It's a bit of a shame about the blog: I often don't get started on an entry until late in the day. For instance, I'm starting this entry at 5:23pm. At 5:23pm, most people are on their ways home, while I'm here, feeling like I'm just getting started. And I put a lot of effort into these words. It takes some time. Even the shitty entries take awhile. I hope this doesn't sound like a complaint. I'm not complaining. I actually enjoy these circumstances. I'm relaxing now. Tarkio's keeping me awake with banjos and bells, and, aside from the random e-mail, there are no more interruptions to keep me from writing, which is what I love most. I like this time. I like 5:23pm. I like my job. Which gets me to something else I wanted to mention, had I had the opportunity to simply mention it when it came to mind, rather than beating around the clock like this:
I've heard some of the guys John Atkinson, Wes Phillips, Art Dudley talk about a certain feeling. It's a strange kind of, mildly irrational, but altogether real, bit of sadness topped off with a touch of guilt and/or regret that sneaks up on the audio reviewer when the time comes to return a piece of gear to its manufacturer.
Many of the commuters around me have the white plastic implants shoved into their innocent ears. All sorts of sounds come slithering out as we hold onto stainless steel. The F train sings a different song.
Here, in this entry, I'm looking for a way to casually and intelligently and perhaps even humorously mention sakesoaked wood cone speakers. Because sakesoaked wood cone speakers are weird. And interesting. And funny. And that kind of weird, interesting, funny stuff needs to be pointed at and teased, wondered upon and caressed. But I will fail at being clever about it, I will throw subtlety out the window, and I will just blurt it out at the start.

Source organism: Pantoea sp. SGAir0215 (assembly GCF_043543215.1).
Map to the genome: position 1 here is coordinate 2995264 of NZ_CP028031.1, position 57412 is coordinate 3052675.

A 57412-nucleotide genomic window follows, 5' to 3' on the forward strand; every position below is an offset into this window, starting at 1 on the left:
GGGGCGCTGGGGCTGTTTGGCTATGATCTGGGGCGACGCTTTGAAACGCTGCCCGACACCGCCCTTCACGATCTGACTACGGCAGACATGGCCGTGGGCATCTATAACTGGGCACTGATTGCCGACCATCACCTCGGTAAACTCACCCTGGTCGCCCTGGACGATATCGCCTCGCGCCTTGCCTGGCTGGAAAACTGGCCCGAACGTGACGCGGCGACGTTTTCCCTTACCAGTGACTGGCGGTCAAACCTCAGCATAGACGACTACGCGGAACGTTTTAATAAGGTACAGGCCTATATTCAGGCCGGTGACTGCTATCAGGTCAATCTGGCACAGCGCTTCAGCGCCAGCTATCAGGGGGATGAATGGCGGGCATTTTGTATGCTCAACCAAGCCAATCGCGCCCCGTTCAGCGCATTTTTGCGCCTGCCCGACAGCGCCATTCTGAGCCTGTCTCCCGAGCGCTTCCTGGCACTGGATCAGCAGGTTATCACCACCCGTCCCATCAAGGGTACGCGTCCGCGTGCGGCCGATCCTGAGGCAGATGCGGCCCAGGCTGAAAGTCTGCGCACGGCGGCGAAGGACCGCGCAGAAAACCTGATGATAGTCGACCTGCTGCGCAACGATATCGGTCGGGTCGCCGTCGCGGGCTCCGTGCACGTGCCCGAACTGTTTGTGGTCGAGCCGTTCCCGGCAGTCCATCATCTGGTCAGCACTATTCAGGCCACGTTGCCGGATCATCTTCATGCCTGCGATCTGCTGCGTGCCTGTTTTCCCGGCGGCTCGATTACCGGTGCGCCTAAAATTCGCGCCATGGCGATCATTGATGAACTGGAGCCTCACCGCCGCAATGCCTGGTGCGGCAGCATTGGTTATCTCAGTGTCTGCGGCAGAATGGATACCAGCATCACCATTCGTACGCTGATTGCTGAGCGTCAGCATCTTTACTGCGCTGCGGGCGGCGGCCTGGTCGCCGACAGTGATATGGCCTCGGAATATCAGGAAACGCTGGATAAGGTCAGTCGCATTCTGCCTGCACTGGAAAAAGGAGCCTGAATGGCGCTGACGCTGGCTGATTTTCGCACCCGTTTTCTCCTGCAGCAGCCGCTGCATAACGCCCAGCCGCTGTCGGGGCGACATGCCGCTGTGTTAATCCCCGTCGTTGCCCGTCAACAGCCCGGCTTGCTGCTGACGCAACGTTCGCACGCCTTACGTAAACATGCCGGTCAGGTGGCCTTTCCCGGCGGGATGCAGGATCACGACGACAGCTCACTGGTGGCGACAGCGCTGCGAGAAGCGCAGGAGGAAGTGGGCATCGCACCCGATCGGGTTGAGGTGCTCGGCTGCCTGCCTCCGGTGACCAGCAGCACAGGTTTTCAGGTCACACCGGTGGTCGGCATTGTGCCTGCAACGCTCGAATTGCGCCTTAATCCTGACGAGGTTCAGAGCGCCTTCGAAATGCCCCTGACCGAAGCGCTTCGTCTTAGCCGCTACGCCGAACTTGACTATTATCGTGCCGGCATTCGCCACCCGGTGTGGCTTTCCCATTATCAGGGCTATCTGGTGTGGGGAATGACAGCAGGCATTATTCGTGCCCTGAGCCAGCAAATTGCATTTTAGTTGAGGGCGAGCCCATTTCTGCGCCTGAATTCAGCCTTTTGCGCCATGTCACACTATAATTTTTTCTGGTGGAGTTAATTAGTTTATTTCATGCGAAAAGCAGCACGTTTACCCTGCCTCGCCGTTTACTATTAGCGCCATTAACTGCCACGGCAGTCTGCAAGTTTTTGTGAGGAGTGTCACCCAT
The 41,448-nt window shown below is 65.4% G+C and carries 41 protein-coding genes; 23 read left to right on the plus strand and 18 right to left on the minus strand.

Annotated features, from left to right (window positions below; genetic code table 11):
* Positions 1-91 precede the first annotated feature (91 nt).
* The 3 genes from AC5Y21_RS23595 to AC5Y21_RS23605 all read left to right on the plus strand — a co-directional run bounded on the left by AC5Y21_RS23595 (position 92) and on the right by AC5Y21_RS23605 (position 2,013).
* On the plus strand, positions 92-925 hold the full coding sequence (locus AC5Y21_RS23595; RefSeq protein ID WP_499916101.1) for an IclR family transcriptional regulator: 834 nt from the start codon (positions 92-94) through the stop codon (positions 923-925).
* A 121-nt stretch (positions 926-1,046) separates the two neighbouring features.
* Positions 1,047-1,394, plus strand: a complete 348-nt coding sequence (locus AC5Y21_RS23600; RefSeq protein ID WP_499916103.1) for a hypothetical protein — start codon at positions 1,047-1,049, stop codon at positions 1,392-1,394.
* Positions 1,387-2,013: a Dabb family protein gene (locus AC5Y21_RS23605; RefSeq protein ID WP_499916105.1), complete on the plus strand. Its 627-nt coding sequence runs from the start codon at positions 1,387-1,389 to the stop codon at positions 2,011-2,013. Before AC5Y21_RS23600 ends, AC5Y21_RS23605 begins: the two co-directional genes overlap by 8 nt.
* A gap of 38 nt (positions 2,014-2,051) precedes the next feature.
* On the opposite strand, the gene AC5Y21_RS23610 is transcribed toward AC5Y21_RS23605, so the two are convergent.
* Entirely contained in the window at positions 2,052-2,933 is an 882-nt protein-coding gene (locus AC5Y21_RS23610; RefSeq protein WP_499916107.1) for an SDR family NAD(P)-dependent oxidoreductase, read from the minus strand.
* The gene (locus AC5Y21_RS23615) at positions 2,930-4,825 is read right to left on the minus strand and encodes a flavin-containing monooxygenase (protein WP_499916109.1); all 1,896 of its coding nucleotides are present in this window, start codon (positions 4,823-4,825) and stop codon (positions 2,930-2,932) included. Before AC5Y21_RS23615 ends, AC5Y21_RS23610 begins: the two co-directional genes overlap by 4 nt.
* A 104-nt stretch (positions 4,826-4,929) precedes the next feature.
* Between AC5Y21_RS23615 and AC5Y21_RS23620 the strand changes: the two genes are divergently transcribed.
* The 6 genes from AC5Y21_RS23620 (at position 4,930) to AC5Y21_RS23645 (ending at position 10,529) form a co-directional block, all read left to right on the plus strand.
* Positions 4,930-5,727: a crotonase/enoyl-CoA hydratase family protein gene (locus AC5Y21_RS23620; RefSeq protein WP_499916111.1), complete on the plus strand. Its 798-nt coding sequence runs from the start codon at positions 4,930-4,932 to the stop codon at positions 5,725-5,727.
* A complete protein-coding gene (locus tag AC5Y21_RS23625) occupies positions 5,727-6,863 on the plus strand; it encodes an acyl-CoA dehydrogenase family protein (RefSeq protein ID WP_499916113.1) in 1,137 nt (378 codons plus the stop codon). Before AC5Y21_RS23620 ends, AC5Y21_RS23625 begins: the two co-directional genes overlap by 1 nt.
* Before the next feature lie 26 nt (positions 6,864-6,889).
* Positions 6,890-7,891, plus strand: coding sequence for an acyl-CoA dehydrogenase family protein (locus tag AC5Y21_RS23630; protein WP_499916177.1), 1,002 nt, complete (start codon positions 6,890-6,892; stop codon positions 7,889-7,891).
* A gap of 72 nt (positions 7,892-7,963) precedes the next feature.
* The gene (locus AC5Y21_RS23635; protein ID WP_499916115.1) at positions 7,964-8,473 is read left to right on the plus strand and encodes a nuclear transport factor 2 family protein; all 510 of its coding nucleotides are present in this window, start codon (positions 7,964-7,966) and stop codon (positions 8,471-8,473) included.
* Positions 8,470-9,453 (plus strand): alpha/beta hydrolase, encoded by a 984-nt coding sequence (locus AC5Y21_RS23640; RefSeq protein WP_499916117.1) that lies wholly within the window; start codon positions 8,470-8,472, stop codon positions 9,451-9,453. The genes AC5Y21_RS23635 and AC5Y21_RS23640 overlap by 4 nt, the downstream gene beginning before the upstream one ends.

Smog's A River Ain't Too Much To Love rose again and again in the earliest days of this blog. It reminded me of Nebraska and it brought me back to San Francisco, and I am a rock bottom riser and I owe it all to you.
Some days just can't hold onto their hours. This day Wednesday has butterfingers. It feels as though only seconds ticked since I phoned Jon Iverson this morning. In fact, an entire day has gone by. People are walking out the door, saying "bye," without looking back. Meanwhile, I'd like to start from the beginning.
It's hard for me to believe that all of today's sunshine will soon be replaced by clouds and rain. Then again, there's no reason to trust in whimsical April. The forecast calls for the sky to fall at about 6pm EST. Right now, at 4:55pm EST, the tall, brick buildings outside my window are blanketed in golden warmth. I'm usually not so in touch with the weather's hourly report, but there's a special circumstance keeping me curious.